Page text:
Date of Degree

5-2018

Document Type

Thesis

Degree Name

M.A.

Program

Liberal Studies

Advisor

Mark McBeth

Subject Categories

American Film Studies | Arts and Humanities | Feminist, Gender, and Sexuality Studies | Film and Media Studies | Music | Performance Studies | Philosophy | Rhetoric and Composition

Keywords

queer studies, postmodernism, music, pop culture, experimental, memoir

Abstract

What do you get when you mix a girl from Long Island, critical theory, a movie based on a Saturday Night Live sketch, David Bowie, and alternative rock of the early 2000s? A lot of losers, a lot of queerness, and plenty of room for deconstruction.

Part performance studies, part queer studies, and part memoir, this study is a cross-genre and experimental analysis of postmodern ideologies, rock and roll, and comedy. More specifically, I use Jacques Derrida’s notion of “the slash” (Of Grammatology, 1967) in relation to high and low culture via comedies, such that of Wayne’s World, and music such that of David Bowie.

I locate these pop cultural outlets “on the slash” in two specific ways; I analyze Wayne’s World, drawing inspiration from Judith Halberstam’s analysis of Dude, Where’s My Car?in her book The Queer Art of Failure(2011) as living on the “high culture/low culture slash,” and I analyze rock music in much of the same way, but instead of locating its place on the high/low slash, I locate it on the feminine/masculine slash instead. In both of these inquiries, I put the queer elements center-stage in order to deconstruct seemingly male/masculine/dude/bro pop cultural forms.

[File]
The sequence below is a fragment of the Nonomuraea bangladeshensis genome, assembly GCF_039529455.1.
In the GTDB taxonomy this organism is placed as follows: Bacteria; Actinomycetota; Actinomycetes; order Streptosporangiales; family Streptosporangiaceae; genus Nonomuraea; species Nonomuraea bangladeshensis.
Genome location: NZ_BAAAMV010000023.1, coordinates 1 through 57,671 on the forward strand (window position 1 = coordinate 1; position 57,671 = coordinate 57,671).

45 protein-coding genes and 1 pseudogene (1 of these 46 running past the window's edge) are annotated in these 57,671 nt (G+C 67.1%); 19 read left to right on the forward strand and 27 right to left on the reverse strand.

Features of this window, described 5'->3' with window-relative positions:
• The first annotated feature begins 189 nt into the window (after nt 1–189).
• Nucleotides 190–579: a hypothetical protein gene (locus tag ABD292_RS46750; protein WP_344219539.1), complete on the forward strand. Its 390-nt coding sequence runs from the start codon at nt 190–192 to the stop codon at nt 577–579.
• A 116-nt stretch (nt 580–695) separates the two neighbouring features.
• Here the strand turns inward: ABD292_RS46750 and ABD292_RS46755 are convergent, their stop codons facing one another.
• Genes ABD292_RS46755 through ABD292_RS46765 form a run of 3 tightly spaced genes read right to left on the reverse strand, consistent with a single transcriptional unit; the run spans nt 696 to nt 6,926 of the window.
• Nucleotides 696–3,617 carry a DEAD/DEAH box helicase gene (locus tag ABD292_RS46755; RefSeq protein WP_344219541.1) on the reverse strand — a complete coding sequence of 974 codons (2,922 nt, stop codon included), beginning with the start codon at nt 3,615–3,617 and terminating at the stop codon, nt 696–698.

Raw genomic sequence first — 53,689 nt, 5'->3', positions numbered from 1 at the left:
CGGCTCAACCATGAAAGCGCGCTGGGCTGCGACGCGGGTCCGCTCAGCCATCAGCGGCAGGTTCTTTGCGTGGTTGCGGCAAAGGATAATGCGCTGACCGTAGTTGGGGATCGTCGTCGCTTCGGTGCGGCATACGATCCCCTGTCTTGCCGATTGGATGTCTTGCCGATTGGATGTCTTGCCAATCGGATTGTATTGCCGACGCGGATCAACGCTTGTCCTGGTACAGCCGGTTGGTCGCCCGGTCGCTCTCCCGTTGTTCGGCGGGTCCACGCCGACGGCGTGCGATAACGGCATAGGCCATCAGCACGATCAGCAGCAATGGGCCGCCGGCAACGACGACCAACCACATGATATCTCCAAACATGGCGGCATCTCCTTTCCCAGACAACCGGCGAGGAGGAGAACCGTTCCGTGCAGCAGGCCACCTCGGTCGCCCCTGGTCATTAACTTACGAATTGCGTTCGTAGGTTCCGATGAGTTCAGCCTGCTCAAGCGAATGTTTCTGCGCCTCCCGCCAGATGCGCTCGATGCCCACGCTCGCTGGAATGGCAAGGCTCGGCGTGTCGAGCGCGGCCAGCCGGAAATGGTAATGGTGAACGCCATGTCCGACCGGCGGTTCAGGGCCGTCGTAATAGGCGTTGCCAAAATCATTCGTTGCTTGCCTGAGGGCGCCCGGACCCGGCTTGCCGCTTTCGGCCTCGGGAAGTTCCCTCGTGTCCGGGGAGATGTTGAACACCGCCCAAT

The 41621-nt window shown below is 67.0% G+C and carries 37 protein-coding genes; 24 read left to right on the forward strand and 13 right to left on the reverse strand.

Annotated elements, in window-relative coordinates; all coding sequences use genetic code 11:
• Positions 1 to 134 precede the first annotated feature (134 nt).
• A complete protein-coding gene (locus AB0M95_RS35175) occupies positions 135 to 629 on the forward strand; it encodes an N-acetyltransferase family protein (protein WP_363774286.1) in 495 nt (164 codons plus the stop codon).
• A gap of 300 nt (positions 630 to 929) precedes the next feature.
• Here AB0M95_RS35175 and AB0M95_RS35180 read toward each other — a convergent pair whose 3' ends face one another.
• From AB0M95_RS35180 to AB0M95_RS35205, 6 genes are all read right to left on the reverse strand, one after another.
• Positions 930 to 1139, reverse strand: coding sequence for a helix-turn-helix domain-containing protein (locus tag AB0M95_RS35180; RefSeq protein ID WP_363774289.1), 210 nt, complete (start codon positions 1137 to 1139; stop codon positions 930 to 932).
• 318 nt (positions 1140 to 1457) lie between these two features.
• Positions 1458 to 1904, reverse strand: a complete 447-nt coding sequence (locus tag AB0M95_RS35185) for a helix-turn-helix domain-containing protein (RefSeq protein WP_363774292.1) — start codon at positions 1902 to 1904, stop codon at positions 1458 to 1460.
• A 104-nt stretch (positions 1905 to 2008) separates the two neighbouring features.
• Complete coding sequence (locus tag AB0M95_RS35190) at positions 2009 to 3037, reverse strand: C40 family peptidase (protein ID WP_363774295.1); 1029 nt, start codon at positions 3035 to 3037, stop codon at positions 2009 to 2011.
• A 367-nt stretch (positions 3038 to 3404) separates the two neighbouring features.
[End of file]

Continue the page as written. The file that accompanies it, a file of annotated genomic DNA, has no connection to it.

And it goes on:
The overall purpose of this thesis is to create bridges and explore them. That is, the bridge between high and low theory, written in a form that then bridges between academic and autobiographical writing. For myself, I never understood ‘high’ culture/theory until I began the MALS program (and even then I was still a ‘low’ culture/theory advocate), nor did I think academic writing would be useful for creative writing. However, by exploring and thinking, I have come to realize that the binary perspectives about high/low theory represent false dichotomies, and that bridges exist between these not-so-opposite poles: the high and the low, the academic and the autobiographical, and the academic and the creative.

In the words of Wayne Campbell and Garth Algar of Aurora, Illinois: "excellent!" (Wayne's World, 1992).

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